An elder told Ida Noonkesser “that if you treat people the way you want to be treated … you’ll have a bigger family.”
She didn’t understand at first, but now she’s the director of the Dillingham Senior Center, and has “a big whole family” aside from her biological one.
Noonkesser’s worked here for 17 years and she says, “It gives me joy to come to work Monday through Friday, because I get to spend time with the elders.”
She takes comfort in their friendship when she doesn’t see her parents or her 97-year-old grandmother as frequently.
“I can always feel the love from them,” Noonkesser said.
Many of the elders speak Yup’ik, Noonkesser’s first language, and “they have wisdom and give out advice.”
She likes to imagine they are all her adopted grandparents, and enjoys feeding them every day.
In the morning she cooks a meal with her staff, and when the lunch bell sounds at noon, she communes with her makeshift family of elders in the cafeteria.
Similarly, at the Dillingham Christian Youth Center, the “ideal result of coming together is sharing joy,” Jasmine Romo said.
Kids ages 10 to 18 are hosted on a foundation of faith, of “God’s love” and “bearing each other’s burdens.”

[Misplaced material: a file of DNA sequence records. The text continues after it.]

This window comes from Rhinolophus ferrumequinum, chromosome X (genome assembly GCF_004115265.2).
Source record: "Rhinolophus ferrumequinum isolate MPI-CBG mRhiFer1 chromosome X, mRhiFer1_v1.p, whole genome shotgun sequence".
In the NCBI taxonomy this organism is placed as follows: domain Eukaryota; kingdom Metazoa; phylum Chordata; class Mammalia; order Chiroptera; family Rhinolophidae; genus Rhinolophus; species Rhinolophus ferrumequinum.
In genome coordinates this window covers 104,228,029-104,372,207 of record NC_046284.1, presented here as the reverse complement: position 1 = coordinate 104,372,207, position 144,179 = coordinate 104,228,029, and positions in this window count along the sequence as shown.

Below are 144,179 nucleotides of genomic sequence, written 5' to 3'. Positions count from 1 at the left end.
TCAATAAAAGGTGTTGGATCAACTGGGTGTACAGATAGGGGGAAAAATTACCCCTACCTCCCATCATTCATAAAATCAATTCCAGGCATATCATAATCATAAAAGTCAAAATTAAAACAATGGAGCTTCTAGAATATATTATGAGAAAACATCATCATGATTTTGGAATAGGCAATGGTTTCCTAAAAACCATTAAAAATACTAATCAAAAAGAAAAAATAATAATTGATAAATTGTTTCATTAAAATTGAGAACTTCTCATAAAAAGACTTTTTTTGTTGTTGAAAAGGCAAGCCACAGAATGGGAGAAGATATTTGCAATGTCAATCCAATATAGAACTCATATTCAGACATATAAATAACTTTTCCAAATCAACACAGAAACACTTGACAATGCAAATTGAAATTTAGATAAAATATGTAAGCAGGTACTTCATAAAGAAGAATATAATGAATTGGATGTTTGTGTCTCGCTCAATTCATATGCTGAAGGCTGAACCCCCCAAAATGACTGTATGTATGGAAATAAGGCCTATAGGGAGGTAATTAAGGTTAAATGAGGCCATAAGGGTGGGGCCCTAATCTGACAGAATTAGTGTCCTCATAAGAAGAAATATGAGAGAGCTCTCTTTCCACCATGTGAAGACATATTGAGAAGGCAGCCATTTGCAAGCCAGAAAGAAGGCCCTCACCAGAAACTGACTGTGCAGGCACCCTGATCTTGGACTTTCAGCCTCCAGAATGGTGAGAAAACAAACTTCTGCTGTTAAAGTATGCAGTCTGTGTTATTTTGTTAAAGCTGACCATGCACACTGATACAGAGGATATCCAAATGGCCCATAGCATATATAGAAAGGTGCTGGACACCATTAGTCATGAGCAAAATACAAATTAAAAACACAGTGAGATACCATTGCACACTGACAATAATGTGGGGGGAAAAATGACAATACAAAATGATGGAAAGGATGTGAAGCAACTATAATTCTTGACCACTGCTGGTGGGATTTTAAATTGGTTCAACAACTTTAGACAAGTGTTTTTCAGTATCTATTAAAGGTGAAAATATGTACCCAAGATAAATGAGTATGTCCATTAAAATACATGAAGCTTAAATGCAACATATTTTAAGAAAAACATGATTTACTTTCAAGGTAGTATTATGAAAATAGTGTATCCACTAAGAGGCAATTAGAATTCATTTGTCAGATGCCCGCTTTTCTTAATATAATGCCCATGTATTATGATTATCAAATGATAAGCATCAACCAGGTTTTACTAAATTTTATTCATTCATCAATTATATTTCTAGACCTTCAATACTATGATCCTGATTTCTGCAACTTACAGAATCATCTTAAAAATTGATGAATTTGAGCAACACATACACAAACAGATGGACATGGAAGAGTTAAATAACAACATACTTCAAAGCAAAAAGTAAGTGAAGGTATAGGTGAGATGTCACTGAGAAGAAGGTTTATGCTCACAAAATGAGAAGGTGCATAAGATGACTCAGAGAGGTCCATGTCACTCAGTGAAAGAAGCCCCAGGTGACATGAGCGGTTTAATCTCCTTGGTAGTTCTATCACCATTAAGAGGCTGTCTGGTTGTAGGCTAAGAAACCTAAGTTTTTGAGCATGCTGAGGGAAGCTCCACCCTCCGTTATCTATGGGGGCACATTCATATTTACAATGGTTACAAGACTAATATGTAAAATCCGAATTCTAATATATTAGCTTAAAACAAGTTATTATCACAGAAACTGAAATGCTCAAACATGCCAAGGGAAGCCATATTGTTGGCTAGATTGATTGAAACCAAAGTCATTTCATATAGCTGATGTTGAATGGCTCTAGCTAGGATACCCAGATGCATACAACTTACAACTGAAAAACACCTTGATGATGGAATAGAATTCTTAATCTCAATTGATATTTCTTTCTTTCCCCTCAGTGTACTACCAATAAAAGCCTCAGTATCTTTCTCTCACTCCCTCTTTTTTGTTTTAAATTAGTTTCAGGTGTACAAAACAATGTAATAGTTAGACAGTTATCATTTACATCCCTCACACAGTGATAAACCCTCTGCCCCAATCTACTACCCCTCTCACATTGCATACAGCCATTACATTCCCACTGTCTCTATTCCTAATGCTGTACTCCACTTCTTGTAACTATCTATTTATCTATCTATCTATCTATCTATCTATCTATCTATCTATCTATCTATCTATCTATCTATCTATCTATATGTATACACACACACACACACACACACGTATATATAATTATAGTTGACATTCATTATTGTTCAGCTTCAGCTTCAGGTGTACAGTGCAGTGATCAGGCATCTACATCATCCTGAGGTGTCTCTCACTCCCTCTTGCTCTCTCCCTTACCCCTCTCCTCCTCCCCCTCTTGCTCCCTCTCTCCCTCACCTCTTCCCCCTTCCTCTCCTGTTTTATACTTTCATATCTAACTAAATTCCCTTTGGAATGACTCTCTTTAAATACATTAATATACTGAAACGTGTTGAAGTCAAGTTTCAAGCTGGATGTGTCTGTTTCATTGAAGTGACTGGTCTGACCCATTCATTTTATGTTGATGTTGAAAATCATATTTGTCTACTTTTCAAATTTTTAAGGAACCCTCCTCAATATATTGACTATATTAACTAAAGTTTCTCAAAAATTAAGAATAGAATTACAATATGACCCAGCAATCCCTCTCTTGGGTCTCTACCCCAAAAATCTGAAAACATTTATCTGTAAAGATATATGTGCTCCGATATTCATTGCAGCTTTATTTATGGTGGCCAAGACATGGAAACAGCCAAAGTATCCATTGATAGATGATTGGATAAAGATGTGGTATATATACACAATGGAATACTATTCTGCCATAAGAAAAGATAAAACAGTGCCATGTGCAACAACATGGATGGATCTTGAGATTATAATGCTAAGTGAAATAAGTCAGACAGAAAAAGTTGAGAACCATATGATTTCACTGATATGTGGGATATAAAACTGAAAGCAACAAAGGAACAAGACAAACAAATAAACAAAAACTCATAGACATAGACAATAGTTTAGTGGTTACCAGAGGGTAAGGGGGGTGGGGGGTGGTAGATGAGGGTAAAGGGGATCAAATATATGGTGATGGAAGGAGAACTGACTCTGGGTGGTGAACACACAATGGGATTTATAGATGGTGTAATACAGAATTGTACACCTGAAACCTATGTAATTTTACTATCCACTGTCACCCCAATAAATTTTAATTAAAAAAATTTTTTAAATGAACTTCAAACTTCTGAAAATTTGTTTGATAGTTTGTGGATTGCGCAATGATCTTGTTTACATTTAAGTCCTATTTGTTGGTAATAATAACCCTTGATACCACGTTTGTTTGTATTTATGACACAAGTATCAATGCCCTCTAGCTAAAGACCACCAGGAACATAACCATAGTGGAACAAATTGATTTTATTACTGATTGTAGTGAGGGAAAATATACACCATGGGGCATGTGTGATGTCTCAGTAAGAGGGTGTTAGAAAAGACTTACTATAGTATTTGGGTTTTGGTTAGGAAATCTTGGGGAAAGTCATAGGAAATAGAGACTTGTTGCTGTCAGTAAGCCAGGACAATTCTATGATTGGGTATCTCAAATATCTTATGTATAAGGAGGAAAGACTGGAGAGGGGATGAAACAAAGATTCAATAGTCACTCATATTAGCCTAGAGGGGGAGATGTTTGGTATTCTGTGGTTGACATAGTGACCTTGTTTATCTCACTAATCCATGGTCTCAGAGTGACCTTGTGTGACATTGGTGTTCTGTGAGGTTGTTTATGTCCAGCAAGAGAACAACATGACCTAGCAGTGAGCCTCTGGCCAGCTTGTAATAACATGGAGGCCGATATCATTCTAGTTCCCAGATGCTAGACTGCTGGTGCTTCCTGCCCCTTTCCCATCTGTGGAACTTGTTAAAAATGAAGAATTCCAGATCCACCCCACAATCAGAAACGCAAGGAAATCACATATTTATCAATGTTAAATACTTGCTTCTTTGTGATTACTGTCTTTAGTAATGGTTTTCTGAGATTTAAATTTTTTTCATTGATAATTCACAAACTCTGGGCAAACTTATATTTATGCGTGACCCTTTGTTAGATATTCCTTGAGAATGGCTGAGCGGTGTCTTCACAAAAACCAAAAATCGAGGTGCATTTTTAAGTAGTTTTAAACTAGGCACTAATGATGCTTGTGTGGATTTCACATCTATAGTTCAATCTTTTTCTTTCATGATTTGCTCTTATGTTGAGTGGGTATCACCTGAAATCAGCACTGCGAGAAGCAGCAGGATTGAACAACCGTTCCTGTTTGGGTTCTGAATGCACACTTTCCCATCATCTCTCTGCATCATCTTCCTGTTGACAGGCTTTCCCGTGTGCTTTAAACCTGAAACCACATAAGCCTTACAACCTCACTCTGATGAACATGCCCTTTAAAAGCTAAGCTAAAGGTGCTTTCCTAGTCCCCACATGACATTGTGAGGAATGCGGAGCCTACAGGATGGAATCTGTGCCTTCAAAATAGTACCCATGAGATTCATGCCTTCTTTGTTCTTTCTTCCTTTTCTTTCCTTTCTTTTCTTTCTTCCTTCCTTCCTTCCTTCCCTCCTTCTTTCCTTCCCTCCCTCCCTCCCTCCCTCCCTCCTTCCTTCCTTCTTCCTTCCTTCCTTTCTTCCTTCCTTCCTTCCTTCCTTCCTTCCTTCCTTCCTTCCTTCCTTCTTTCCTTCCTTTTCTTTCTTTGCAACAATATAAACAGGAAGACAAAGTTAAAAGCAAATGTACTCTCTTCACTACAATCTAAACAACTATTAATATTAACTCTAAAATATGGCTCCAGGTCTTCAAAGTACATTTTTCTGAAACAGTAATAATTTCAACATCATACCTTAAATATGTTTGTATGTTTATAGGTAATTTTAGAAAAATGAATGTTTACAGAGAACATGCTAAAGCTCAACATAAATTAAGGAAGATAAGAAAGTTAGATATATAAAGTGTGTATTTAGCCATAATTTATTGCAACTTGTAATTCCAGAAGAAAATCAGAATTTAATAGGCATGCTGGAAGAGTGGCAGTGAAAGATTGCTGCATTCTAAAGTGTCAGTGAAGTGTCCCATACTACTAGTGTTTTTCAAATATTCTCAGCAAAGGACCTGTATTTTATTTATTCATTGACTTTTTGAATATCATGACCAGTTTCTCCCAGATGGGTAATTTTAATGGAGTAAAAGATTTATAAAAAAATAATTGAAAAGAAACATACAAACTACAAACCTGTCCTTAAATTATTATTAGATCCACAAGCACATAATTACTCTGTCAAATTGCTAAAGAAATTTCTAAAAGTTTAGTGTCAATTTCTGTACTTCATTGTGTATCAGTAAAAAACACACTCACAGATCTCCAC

Young people like Sara Fuller, 17, assist the Romos at the center’s coffee corner, which serves beverages to the wider community for donations.
Behind the customer counter, Fuller refers to her cross necklace, saying she believes in “good lattes and God.” More seriously, she says “this youth center has changed lives.”
I ask her how, and she tells me about friends, who instead of sitting around at home, are finally eager to be somewhere after school.
“They’re getting out there and getting to know new people and having fun,” Fuller says, and I suspect she’ll be spending lots of time here in the coming school year.
Anastasia Heyano is in Fuller’s graduating class at the Dillingham High School, and she’s usually the youngest in the senior center at any given time.
She corrects me when I ask her what she likes about working with old people. “Elders,” she says, “have stories to tell and they’re really smart. Some of them have been everywhere.”
Heyano didn’t plan to work at the senior center this summer, but now she says, “I like it a lot … they’re funny, they’re chill, I mean, there’s no drama around them or anything.”